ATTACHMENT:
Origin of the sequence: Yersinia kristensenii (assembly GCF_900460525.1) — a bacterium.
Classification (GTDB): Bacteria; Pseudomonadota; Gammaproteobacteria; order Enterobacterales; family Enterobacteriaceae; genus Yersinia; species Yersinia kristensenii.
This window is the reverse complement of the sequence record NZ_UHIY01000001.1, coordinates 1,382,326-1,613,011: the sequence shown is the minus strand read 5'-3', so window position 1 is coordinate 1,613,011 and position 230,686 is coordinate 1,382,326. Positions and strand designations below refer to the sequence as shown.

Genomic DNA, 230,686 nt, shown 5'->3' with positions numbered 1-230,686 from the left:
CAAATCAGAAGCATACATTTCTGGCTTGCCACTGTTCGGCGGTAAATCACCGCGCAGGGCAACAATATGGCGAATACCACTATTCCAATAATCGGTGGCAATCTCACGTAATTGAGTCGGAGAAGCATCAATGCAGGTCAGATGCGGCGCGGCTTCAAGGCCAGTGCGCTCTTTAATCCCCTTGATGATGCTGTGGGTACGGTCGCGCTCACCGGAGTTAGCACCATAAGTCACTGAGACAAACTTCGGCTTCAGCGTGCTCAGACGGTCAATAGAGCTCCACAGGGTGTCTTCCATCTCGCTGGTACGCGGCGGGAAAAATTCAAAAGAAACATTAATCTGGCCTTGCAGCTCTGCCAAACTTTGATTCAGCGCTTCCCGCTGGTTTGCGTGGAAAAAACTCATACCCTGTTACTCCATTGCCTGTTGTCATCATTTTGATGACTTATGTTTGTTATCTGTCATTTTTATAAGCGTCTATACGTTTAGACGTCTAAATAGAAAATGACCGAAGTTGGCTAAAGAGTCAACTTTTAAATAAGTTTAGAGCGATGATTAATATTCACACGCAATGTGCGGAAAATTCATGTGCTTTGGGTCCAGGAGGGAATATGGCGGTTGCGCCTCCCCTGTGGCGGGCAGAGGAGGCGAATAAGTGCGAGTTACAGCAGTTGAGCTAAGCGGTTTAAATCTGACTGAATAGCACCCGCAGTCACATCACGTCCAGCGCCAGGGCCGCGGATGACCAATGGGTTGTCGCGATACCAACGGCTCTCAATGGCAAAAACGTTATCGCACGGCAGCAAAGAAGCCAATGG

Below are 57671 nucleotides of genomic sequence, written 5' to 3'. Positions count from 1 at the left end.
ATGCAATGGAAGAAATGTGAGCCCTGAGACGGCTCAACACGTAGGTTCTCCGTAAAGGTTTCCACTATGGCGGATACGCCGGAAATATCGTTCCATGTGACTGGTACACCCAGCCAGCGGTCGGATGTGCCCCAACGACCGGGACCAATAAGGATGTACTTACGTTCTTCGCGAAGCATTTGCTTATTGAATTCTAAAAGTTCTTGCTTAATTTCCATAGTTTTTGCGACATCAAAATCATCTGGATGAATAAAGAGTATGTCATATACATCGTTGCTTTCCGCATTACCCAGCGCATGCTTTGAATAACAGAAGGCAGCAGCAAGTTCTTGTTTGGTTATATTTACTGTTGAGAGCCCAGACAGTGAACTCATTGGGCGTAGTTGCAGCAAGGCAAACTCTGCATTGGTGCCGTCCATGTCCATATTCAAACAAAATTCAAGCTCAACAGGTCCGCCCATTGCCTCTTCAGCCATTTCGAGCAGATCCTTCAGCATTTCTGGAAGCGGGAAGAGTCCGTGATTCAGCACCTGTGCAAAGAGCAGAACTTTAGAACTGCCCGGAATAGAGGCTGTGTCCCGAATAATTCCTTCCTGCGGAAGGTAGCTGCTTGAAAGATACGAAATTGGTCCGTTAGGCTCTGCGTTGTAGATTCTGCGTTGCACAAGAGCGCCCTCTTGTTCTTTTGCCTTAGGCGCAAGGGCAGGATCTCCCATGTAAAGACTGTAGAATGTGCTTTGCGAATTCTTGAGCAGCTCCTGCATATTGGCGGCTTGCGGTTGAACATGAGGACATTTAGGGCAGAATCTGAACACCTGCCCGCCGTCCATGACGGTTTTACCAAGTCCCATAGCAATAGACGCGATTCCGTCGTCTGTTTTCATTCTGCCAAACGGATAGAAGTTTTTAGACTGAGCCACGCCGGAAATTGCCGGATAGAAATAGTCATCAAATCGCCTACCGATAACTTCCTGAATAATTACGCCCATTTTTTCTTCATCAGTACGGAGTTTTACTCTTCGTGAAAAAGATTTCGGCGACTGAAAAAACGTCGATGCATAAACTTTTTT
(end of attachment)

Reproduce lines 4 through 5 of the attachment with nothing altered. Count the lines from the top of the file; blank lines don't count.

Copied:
Genomic DNA, 230,686 nt, shown 5'->3' with positions numbered 1-230,686 from the left:
CAAATCAGAAGCATACATTTCTGGCTTGCCACTGTTCGGCGGTAAATCACCGCGCAGGGCAACAATATGGCGAATACCACTATTCCAATAATCGGTGGCAATCTCACGTAATTGAGTCGGAGAAGCATCAATGCAGGTCAGATGCGGCGCGGCTTCAAGGCCAGTGCGCTCTTTAATCCCCTTGATGATGCTGTGGGTACGGTCGCGCTCACCGGAGTTAGCACCATAAGTCACTGAGACAAACTTCGGCTTCAGCGTGCTCAGACGGTCAATAGAGCTCCACAGGGTGTCTTCCATCTCGCTGGTACGCGGCGGGAAAAATTCAAAAGAAACATTAATCTGGCCTTGCAGCTCTGCCAAACTTTGATTCAGCGCTTCCCGCTGGTTTGCGTGGAAAAAACTCATACCCTGTTACTCCATTGCCTGTTGTCATCATTTTGATGACTTATGTTTGTTATCTGTCATTTTTATAAGCGTCTATACGTTTAGACGTCTAAATAGAAAATGACCGAAGTTGGCTAAAGAGTCAACTTTTAAATAAGTTTAGAGCGATGATTAATATTCACACGCAATGTGCGGAAAATTCATGTGCTTTGGGTCCAGGAGGGAATATGGCGGTTGCGCCTCCCCTGTGGCGGGCAGAGGAGGCGAATAAGTGCGAGTTACAGCAGTTGAGCTAAGCGGTTTAAATCTGACTGAATAGCACCCGCAGTCACATCACGTCCAGCGCCAGGGCCGCGGATGACCAATGGGTTGTCGCGATACCAACGGCTCTCAATGGCAAAAACGTTATCGCACGGCAGCAAAGAAGCCAATGG